President Trump’s former personal lawyer, Michael Cohen, testified for hours today before the House Oversight and Reform Committee hearing, saying that after 10 years of loyalty, “I am not protecting Mr. Trump anymore.”

But from the moment it began, the hearing was just as much about the acute political divisions in Congress as about Trump and Cohen’s testimony against him. 

Republicans angrily and repeatedly attacked Cohen’s credibility and trustworthiness — no surprise, since Cohen will soon begin a 3-year federal prison term for lying to Congress on previous occasions.

In written testimony, Cohen called Trump “a racist … a con man … a cheat.”

Rep. Jim Jordan (R-OH), the ranking Republican committee member, responded that Cohen is a “fraudster, cheat, convicted felon and, in two months, a federal inmate.”

While committee Republicans assailed Cohen, Democrats consistently steered the testimony back toward the president, and the numerous accusations Cohen aimed at him.

Asked about his motivations for turning against Trump, Cohen cited the the president’s mild reaction to the white supremacist rally in Charlottesville VA in 2017 (“blame on both sides,” Trump said), during which one counter-protester was killed and dozens more injured.

He added two more reasons: Trump’s behavior during and after his Helsinki summit with Russian President Vladimir Putin, plus Cohen’s dismay at seeing “the daily destruction of our civility to each other.”

In one of several mea culpa moments during the hearing, Cohen declared himself responsible for this loss of civility, saying that others close to the president should learn from his example: “Look at what happened to me,” he said. “I had a wonderful life … and I’ve lost it all.”

“It is painful to admit that I was motivated by ambition at times,” he said. “It is even more painful to admit that many times I ignored my own conscience and acted loyal to a man when I should not have.”

Republicans saw that and other Cohen statements, along with his cooperation with special counsel Robert Mueller and other law enforcement investigations, as self-serving — a bid to have his prison term reduced. Cohen did not deny he has such hopes.

Cohen, noting that he has been disbarred and thus has no current personal income, also refused to rule out book, movie and television deals that have been offered to him. He even left open the possibility he might seek political office in New York at some future date.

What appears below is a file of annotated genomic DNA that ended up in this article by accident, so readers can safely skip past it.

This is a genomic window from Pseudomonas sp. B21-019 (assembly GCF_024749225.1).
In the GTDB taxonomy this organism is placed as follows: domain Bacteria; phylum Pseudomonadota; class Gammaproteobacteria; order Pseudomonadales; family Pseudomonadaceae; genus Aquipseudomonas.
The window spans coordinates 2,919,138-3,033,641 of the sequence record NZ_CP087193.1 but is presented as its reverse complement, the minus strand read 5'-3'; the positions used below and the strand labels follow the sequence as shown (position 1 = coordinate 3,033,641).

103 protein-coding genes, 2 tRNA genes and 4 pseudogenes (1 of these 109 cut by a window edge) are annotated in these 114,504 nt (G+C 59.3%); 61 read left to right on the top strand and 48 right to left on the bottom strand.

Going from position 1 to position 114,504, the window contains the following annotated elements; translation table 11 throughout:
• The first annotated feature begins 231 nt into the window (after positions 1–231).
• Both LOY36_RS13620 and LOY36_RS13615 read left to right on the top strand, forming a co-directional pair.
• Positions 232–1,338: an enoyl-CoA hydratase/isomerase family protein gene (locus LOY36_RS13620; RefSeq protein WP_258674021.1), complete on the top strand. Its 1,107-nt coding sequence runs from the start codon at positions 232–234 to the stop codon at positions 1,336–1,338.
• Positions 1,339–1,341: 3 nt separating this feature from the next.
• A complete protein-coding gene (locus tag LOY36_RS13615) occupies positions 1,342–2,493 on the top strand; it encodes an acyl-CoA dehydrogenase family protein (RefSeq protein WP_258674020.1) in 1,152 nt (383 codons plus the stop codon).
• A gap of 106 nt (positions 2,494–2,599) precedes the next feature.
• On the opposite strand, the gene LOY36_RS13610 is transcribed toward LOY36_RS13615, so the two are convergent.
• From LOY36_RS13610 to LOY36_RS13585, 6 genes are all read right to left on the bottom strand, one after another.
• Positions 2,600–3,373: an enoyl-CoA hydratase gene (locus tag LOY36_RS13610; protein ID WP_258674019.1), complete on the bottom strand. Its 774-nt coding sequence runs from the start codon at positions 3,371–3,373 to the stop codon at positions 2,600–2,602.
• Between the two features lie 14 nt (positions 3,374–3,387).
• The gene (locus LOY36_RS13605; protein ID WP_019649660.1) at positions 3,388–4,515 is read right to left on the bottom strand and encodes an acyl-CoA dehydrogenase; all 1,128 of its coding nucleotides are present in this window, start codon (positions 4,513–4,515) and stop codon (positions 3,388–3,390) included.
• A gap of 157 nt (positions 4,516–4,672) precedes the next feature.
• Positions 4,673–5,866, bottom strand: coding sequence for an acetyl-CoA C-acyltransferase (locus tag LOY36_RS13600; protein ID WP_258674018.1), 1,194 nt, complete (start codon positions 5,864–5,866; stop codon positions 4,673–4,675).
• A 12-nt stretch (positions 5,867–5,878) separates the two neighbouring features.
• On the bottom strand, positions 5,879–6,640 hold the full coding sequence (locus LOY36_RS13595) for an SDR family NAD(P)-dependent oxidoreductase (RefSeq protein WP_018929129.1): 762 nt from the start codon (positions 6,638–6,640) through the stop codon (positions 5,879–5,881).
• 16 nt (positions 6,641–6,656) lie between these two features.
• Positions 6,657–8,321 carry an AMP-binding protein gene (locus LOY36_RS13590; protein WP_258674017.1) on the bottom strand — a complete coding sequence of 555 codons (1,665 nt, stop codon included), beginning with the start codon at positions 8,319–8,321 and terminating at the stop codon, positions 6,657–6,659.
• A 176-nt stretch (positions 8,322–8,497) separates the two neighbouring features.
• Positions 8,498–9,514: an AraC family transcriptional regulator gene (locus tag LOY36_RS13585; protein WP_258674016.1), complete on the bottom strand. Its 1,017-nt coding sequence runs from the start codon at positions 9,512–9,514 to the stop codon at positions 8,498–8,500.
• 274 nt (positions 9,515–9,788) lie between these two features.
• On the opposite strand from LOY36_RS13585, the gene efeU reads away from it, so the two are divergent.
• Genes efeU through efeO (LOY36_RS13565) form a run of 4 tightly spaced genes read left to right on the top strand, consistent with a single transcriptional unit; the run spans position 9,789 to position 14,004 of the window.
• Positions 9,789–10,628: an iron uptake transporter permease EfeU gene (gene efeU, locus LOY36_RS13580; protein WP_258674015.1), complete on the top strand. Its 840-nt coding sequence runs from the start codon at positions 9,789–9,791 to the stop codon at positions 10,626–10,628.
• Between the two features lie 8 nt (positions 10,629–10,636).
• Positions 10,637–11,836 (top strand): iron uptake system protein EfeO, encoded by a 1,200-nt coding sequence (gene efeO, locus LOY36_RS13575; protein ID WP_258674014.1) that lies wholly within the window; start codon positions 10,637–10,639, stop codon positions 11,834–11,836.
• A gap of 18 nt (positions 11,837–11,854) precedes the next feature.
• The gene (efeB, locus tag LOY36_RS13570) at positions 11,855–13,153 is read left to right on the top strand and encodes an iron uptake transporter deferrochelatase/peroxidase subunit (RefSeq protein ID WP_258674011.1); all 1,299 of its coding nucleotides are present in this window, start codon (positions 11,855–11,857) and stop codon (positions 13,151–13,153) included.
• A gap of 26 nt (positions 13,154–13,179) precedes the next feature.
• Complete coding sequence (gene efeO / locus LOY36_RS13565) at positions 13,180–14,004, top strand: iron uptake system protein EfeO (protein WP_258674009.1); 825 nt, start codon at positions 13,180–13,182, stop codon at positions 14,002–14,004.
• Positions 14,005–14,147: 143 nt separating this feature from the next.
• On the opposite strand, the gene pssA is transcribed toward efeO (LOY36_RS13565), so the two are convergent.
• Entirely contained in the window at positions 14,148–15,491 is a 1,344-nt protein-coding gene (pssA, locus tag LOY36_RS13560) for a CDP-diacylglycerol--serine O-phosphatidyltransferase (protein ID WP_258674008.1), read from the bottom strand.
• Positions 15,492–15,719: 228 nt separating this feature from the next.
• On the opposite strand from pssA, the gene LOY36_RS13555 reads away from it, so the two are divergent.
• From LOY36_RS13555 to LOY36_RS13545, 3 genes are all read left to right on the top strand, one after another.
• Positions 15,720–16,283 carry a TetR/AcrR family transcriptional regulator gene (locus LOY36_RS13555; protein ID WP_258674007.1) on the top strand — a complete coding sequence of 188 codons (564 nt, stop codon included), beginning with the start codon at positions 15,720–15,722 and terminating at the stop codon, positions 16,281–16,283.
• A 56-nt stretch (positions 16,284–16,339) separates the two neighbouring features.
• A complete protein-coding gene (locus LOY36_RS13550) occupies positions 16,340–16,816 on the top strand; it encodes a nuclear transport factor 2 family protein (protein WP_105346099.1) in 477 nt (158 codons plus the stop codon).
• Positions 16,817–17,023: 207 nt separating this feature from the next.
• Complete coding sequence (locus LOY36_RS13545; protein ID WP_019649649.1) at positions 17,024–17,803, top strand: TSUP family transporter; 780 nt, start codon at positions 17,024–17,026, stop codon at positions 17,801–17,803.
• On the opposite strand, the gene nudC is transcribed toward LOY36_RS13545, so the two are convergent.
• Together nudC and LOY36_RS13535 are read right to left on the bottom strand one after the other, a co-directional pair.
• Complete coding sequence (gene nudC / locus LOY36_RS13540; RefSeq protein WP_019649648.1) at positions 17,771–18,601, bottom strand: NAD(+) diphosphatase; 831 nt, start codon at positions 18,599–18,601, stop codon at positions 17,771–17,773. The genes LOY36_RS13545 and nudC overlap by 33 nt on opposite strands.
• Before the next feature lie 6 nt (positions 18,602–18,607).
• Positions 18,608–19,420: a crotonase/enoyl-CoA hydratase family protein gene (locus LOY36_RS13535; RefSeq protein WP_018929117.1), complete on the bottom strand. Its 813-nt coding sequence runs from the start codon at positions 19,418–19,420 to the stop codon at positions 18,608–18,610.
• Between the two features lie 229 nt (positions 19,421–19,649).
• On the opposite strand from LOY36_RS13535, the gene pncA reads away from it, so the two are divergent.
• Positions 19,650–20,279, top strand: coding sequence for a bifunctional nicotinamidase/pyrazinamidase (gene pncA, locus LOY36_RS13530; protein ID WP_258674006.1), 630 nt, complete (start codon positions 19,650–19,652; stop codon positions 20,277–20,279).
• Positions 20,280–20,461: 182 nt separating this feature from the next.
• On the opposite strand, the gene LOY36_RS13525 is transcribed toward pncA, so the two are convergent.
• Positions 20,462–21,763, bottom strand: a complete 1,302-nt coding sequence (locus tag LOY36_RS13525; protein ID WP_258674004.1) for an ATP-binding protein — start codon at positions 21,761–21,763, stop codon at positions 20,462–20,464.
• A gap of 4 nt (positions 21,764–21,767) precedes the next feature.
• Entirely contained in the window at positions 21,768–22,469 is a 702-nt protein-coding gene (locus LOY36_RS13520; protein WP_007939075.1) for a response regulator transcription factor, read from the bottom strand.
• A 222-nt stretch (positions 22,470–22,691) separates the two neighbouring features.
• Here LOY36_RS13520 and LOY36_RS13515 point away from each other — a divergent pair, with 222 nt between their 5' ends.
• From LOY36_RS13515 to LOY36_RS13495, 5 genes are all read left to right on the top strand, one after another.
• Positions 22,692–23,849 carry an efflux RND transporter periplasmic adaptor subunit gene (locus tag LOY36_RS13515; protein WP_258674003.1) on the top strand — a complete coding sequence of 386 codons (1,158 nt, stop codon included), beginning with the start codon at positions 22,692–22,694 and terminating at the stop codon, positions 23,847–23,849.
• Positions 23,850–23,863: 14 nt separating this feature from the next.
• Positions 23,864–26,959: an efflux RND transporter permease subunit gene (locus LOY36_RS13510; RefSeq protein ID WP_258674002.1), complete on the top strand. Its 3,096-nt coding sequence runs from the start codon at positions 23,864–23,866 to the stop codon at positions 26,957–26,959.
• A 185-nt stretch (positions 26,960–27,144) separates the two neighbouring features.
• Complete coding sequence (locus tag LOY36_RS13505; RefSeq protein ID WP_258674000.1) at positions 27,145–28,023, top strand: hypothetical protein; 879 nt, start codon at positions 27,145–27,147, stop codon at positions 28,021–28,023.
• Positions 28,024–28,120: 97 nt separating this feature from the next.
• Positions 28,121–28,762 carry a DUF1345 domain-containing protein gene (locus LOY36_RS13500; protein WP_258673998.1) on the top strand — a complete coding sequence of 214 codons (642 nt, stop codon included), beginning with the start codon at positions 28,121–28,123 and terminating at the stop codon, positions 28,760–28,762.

Asked if Trump ordered him to lie about business dealings with Russia, Cohen said no; Trump’s method was simply to make it clear what he wanted.

Trump, he said, “speaks in code, and I understand the code.”

Cohen quoted Trump as saying things like “it’s all a witch hunt and this stuff has to end,” and “there’s no collusion, there’s no Russia, there’s no involvement, no interference.”

That, Cohen said, was the message he was expected to deliver: “stay on point, that’s the party line that he created. That’s the message that he wanted to enforce.”

Cohen said Trump made it clear he was to to lie not only to the public about $130,000 in hush payments made to porn star Stormy Daniels, but also to Trump’s wife, Melania.

Rep. Greg Steube (R-FL) declared that “there is absolutely no proof that those payments were for those specific purposes.”

To that, Cohen noted that he gave the committee two of 11 checks Trump, Donald Trump Jr., and the Trump Organization’s chief financial officer wrote to pay him back. He admitted that he has no other hard evidence tying the payments to Daniels.

“I don’t believe that anybody out there thinks that I just decided to pay $130,000 for nothing,” Cohen said, adding that Trump lawyer Rudolph Giuliani admitted that Trump reimbursed Cohen for the hush payments.

Cohen told Rep. Brenda Lawrence (D-MI) that he fears for his family and himself because he feels Trump has threatened him, and could do “a lot” to harm him, recalling Trump’s campaign boast that he could gun someone down on New York’s Fifth Avenue “and get away with it.”

But the greatest threat is not from the president himself, Cohen said, but “those people” — a reference to what Cohen characterized as the “60-plus million people that follow [Trump] on social media.” Cohen said he has received threatening messages via social media, and has turned those messages over to the Secret Service.